“Stop Crying Your Heart Out” – Oasis

On “Stop Crying Your Heart Out”, Oasis address anyone struggling with difficult feelings, and encourages them to keep moving on through life without letting their current circumstances drag them down.

The track is also about memories, and the fact that they will always come back to us when we need them. “All of the stars are fading away. Try not to worry, you’ll see them some day,” sing the band.


“idontwannabeyouanymore” – Billie Eilish

Eilish was just sixteen when this track was released, and fully immersed in the teenage insecurities and difficult feelings she was singing about. “Was I made from a broken mold?” she asks. She’s feeling insecure about her body, tired of her overactive mind, and lonely. The song sees her standing in front of the mirror and addressing herself directly: “I don’t wanna be you anymore,” she sings.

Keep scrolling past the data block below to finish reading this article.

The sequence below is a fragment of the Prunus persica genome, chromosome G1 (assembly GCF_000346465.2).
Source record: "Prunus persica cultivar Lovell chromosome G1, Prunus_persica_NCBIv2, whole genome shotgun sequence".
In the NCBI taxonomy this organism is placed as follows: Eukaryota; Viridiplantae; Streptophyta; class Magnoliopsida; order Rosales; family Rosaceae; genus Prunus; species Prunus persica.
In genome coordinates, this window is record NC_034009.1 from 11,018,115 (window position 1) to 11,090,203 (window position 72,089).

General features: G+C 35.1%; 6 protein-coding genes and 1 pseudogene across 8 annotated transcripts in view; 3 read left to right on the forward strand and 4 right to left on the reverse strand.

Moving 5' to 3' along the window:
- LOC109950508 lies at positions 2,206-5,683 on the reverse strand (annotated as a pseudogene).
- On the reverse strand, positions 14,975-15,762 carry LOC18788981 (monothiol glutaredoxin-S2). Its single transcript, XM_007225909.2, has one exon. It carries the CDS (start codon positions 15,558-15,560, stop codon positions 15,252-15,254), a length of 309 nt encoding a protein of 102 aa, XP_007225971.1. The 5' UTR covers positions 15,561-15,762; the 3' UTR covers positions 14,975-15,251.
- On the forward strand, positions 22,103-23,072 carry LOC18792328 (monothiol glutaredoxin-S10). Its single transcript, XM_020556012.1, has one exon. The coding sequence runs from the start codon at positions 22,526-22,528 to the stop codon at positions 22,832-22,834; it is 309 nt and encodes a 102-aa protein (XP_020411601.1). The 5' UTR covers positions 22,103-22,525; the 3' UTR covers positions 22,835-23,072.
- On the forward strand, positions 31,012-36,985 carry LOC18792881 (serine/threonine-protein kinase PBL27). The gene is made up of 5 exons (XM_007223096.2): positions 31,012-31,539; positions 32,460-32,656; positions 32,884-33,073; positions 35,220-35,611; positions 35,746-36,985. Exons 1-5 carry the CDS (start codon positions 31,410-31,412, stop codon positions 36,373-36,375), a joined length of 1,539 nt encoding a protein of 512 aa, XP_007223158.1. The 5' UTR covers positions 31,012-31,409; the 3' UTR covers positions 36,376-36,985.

“Here Comes The Anxiety” – The Wombats

Anxiety can be a difficult feeling, but it’s one that Wombats lead singer Matthew Murphey is unfortunately familiar with. “Here comes the love anxiety – can’t let it grab a hold of me,” he sings. “Not after last time.”

Murphey is scared to be alone with himself and desperate for the girl he loves not leave him, but he’s also aware that anxiety can cause him to self-sabotage relationships. He’s trying to avoid being caught between the two feelings – but the outcome seems inevitable.


“Anti-Hero” – Taylor Swift

Swift dives deeper into her insecurities than she ever has before on ‘Anti-Hero’. “It’s me, hi, I’m the problem, it’s me,” she sings with mock cheer. She acknowledges both the flaws she feels in herself and the flaws the media sees in her, and sadly marvels at the fact that she still has such a dedicated fanbase. “It must be exhausting always rooting for the anti-hero,” she laments.